You talk about what a “proper” SB/SD relationship should look like, the problem is that relationships rarely work out as we expect them to. This is not a black and white issue as most will fall into the grey area. I do not doubt that there are those young women out there that feel completely comfortable with the terms of a SB/SD relationship and in fact thrive with it, and I believe that is what you are speaking of. My concern is those that do it out of necessity or feel it is their best option for financial reasons solely. These are the women that I have seen and spoken to and I believe that they make up a large portion of the women on these sites. They make up the grey area and no one speaks about the consequences they face for engaging in a relationship that is outside of their comfort zone, values, or what they would have chosen for themselves if the financial need did not exist.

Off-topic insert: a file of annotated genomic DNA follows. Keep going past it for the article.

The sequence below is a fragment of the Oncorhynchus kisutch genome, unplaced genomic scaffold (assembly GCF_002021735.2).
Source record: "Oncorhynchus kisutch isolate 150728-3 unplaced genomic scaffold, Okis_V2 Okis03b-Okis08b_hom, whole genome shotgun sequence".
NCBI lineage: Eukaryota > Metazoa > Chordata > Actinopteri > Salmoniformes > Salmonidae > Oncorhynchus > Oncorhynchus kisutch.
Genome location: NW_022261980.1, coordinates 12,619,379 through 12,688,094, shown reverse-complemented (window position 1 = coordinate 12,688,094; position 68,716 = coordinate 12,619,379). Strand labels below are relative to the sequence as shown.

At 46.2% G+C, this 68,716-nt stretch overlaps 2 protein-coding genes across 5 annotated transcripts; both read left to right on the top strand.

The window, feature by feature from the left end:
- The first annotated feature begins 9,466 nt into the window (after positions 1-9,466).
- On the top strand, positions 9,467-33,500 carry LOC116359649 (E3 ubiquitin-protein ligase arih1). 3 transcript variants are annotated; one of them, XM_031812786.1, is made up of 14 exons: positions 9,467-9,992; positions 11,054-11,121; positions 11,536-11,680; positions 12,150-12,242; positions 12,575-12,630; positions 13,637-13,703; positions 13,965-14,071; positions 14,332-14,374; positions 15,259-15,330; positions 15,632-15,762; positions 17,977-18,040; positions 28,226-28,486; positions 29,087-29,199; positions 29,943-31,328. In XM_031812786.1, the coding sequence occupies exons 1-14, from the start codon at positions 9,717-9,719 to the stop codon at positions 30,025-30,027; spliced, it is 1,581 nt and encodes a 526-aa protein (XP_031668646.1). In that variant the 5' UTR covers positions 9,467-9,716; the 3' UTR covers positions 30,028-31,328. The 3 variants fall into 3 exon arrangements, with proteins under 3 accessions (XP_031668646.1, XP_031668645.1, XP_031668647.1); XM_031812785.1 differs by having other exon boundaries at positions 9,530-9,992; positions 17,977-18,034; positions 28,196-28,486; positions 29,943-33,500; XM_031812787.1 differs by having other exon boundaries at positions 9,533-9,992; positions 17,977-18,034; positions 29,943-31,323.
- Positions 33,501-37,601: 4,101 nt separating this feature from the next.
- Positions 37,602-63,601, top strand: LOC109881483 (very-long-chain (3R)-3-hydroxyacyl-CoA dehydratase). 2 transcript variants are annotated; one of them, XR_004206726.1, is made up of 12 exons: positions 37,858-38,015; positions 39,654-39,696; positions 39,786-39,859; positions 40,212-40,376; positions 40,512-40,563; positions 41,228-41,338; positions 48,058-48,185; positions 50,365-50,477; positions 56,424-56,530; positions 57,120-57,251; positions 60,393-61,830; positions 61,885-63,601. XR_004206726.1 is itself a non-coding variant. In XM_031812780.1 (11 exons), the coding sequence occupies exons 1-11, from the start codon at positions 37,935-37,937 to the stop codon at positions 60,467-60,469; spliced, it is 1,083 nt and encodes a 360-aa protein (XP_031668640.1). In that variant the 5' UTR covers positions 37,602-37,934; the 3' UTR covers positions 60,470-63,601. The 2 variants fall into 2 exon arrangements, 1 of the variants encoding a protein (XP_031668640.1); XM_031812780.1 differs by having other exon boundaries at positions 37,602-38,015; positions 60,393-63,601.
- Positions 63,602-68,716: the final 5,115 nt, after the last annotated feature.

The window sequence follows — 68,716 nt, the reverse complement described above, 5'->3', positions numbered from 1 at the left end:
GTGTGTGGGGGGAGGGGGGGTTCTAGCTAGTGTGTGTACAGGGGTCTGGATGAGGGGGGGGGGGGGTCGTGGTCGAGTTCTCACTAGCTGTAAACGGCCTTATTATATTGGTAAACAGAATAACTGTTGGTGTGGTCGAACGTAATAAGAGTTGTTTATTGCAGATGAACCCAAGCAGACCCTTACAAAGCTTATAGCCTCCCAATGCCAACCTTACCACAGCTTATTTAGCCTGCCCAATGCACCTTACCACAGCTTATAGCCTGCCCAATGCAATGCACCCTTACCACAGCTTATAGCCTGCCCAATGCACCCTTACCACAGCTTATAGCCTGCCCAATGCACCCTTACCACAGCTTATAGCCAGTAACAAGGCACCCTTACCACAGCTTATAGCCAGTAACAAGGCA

All things in life and all relationships come with risk. Although my writing in this article may come across as harsh, my intention is to alert those thinking about this type of relationship of the possible risks so they can make their own informed decision.